#MeToo

I have spoken and written about my experiences with sexual harassment in the Middle East, but not so much about the phenomenon in my home country of the United States. I lived a very sheltered life in rural Oregon and never dealt with the issue in middle school or high school. I didn’t experience it until I was an undergraduate student at Syracuse University. I would often joke that the misogyny that surrounded fraternity culture on campuses actually helped to prepare me for the blatant sexism on the streets of Rabat, Cairo, and Amman.

There is one experience of sexual harassment in the U.S. that I would like to share, and while it was by no means the first or the worst incident, it still made an impression on me by its subtlety.

I was once in San Diego with my parents in 2011 to visit a relative. My relative’s condo was too small to accommodate us, so we stayed at a nearby hotel. After a day of sightseeing, we were in our hotel room and my father requested that I go downstairs and bring some snacks from the car.

Upon my return from the parking garage, I shared an elevator with an older black man, a construction worker. He was probably in his fifties. I thought nothing of it; the hotel was under renovation at the time and I had seen construction workers everywhere. But I immediately regretted stepping inside when the elevators doors slid closed. The man in question was looking at me and up and down, literally undressing me with his eyes. I felt like a piece of meat sharing a cage with a starving tiger. Luckily we reached the floor of my hotel room quickly. As I was exiting the elevator, this creep had the audacity to call out, “How old are you?”

There are so many things I wish I had said, had I not been so shocked. Instead, all I could muster saying was, “I’m sixteen.”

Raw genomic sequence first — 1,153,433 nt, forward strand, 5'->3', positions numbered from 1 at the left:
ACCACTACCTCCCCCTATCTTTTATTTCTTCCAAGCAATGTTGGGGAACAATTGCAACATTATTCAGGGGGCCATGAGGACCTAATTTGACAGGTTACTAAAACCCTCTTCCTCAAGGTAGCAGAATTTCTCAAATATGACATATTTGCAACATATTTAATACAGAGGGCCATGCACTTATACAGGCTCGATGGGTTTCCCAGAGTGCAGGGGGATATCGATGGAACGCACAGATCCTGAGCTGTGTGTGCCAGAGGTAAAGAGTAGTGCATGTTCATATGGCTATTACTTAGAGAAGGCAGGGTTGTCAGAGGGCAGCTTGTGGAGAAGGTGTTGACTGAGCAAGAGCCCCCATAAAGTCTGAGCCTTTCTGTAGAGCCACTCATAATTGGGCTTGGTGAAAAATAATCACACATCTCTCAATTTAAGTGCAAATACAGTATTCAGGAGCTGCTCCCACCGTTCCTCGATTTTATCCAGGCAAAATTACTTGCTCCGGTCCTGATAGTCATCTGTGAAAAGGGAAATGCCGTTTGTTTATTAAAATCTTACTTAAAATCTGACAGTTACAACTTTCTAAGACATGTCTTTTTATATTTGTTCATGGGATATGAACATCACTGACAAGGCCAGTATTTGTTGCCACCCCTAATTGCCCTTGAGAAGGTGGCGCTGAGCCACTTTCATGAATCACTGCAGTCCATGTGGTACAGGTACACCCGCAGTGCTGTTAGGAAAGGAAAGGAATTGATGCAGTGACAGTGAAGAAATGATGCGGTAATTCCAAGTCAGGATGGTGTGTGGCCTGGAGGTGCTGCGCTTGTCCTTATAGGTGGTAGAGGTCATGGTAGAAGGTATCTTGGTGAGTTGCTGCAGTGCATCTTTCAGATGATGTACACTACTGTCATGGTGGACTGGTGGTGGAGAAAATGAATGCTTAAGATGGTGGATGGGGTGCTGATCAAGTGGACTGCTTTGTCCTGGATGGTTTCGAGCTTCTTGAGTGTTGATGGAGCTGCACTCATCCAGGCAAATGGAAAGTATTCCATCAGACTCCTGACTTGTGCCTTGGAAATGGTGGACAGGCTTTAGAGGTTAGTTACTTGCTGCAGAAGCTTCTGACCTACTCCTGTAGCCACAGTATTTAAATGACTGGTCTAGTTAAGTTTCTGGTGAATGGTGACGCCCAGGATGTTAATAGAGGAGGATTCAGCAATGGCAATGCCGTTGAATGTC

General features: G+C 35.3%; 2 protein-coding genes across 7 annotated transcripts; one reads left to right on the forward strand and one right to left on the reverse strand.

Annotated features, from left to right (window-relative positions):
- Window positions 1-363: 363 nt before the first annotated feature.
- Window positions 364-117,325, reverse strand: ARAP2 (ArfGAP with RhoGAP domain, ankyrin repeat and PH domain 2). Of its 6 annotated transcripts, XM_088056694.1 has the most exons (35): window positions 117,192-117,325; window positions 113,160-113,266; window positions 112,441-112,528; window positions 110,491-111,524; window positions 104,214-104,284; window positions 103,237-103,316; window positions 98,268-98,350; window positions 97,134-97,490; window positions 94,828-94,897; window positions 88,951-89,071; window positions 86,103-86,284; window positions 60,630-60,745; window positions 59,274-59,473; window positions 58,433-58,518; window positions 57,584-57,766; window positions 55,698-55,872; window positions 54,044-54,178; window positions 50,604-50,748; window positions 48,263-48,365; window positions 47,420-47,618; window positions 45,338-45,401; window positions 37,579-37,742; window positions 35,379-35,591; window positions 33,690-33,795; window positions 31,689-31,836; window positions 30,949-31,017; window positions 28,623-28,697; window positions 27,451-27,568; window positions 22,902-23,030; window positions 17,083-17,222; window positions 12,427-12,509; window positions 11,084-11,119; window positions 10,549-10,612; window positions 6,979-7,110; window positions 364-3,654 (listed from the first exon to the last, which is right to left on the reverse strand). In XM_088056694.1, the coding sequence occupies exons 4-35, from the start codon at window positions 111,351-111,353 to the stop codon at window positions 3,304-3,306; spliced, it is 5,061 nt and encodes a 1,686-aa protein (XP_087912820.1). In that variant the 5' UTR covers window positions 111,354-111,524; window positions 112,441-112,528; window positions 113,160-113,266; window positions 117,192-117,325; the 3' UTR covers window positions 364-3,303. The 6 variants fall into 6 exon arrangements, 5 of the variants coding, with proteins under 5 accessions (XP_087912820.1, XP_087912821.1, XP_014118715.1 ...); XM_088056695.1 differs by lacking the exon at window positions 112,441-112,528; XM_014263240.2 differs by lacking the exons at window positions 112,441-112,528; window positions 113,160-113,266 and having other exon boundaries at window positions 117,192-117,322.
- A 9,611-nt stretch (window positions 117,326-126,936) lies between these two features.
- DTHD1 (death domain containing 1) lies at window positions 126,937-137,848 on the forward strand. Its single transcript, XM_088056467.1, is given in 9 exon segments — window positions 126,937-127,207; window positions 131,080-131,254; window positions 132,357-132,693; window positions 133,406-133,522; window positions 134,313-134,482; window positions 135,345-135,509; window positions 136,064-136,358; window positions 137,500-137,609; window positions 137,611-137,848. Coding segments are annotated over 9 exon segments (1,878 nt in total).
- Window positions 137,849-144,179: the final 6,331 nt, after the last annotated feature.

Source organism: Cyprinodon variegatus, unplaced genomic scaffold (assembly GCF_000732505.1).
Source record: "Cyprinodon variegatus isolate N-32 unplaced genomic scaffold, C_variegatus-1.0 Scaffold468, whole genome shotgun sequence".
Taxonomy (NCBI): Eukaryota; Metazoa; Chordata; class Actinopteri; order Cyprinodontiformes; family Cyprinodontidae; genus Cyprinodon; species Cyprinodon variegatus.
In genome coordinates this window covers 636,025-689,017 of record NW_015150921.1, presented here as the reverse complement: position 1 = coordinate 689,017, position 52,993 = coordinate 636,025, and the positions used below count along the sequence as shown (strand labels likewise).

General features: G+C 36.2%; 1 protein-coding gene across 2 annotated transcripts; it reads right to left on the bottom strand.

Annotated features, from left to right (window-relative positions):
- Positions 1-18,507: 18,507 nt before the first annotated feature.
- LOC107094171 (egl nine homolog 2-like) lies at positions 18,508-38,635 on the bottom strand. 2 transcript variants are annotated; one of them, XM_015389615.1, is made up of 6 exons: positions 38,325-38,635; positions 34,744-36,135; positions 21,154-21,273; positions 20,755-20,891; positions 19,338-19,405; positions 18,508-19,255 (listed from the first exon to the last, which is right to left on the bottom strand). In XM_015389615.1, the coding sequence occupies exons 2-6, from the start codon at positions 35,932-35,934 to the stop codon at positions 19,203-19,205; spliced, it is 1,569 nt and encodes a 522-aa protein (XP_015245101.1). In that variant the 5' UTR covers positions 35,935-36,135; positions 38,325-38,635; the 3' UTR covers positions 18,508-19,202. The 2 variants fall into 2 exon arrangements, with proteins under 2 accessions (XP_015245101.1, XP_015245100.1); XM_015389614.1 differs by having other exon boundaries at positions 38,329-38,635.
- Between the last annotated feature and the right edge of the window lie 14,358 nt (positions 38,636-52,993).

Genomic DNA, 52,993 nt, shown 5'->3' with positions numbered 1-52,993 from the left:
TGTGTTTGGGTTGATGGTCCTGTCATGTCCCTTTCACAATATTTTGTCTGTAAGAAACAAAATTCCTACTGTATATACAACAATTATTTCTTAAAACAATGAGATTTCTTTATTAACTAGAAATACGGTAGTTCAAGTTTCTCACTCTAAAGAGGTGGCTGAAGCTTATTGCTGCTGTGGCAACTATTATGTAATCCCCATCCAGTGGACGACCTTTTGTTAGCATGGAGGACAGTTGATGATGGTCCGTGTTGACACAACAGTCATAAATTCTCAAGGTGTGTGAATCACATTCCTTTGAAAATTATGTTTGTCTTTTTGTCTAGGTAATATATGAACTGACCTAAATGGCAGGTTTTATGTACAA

It was a lie. I was actually twenty. In that fraction of a second I thought it would be better to pretend to be younger so he would perceive the consequences of trying anything with me to be greater. But there was no guarantee of that.

That’s the trouble with sexual harassment. Each harasser is different and it is difficult to gauge what is the best move. Women have no way of knowing which harasser is the “innocent” idiot who doesn’t comprehend the impact of his words/actions, and which harasser is a serious threat.

He said nothing more. You could see my hotel room from the elevator. As the elevator door closed on him, I walked further down the hallway than was necessary to ensure that he didn’t see which room I was staying in.

This incident stuck out to me because it reiterated the reality that sexual harassment is not about beauty, nor sexual desirability. I was wearing the baggiest of pajamas. My hair was completely frizzed and frazzled. On top of that, because I had spent the entire day at the San Diego Zoo without sunblock, I was as red as a lobster. If sexual harassment was about those things, then I should not have been a temptation to anyone in that state…yet here I was, fair game to the creepiest construction worker I ever had the misfortune to encounter.

Sexual harassment is not a misguided attempt at flirting or courtship, as so many want to claim that it is. It is a predatory behavior used on those perceived to be vulnerable. It comes from men placing a pathological amount of their self-worth and sense of manhood on their ability to dominate women.

 

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